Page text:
“We know the FDA is really focused on how a patient feels and functions as part of the review of the data,” she continues. “We know that Congress mandates them to include patient experience data into their review and hopeful approval. They have advisory committee hearings, they have mechanisms like PFDD meetings throughout the drug development process that patients can weigh in. But what is better than interviewing and talking with families who are participating in a study to find out if this study indeed changed their quality of life outside of the clinic?”
McNary gives an example from her own experience working with a team to design a patient reported outcomes or qualitative interview study for patient experience.
“We found out that not only were these kids walking a little better as part of the study, walking a little further, maybe in six minutes going up the stairs better, but that also meant that these people, these families didn’t have to move to houses that were one floor,” she says. “They didn’t have to change schools. Maybe some of the kids were at parochial schools where there were no elevators. So, the fact that they could still use stairs meant they might complete their years there at that school. They were traveling more, and they were able to enjoy life as a family a little bit more because not needing a wheelchair to travel and being able to walk was a huge benefit to these families.”
Those aren’t things that would be discovered during a clinical trial with traditional clinical endpoints, McNary says. “So, it really is kind of that additional color,” she says. “And I think to the patient, especially the adult patient, if they’re going to have the burden of being part of a study on the other end, they want it to improve their quality of life. That’s what they’re interested in overall. So, we do have to capture that if we’re going to be able to show it.”
The power of the ‘patient hat’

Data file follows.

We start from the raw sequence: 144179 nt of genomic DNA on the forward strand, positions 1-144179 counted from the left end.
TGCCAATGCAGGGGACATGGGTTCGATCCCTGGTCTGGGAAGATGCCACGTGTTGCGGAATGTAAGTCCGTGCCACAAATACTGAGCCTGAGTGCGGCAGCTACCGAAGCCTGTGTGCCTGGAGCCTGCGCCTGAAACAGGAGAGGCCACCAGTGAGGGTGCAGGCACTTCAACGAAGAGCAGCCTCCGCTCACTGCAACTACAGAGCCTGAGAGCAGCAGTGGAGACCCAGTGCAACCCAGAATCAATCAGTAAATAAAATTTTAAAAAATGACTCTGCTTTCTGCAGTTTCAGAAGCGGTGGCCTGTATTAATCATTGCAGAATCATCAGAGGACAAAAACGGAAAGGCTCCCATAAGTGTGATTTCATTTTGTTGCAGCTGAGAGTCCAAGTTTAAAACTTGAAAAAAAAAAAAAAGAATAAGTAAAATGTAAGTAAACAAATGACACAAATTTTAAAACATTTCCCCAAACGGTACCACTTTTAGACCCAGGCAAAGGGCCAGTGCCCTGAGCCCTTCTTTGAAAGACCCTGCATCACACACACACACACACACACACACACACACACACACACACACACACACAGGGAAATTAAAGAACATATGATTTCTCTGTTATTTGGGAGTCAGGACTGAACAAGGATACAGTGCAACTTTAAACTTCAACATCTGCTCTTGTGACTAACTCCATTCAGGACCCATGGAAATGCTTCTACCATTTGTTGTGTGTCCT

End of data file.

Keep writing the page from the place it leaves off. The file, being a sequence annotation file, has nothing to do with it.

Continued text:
McNary says when designing a trial, it’s important for sponsors to put on their patient hat.
“We’ve all been or will be patients at some point,” she says. “So what I would say is today, look at what you are working on, whether you’re designing some communications that are going to be in the hands of a trial participant, whether you are planning that trial, you’re designing a protocol, you’re thinking about how many injections this child has to have or how many times they have to visit a site. Wear your patient hat today as you’re navigating your role in the company and try to make one change that lessens the burden or makes something clearer or makes something more patient-centric.”
McNary says she doesn’t like the phrase “patient centric” because she thinks it’s overused and under-demonstrated.
“But really think about what’s one thing you can do to make a patient’s life better in the role that you are filling at your sponsor company and do that. I think that action is incredibly important,” she says.
1 National Research Council (2010) The Prevention and Treatment of Missing Data in Clinical Trials, 39. Washington, D.C.: The National Academies Press. Available from: https://books.google.com/books?hl=en&lr=&id=_CSF1v2c8jQC&oi=fnd&pg=PT1&ots=PUgy7i6RNI&sig=L-yAeQaRX_H1AGnOxZp1OorYeAs#v=onepage&q&f=false [Accessed Sept. 25, 2023].
2 Heneghan C, Goldacre B, Mahtani KR (2017) Why clinical trial outcomes fail to translate into benefits for patients. Trials, 18, 122. Available from: https://doi.org/10.1186/s13063-017-1870-2 [Accessed Sept. 29, 2023].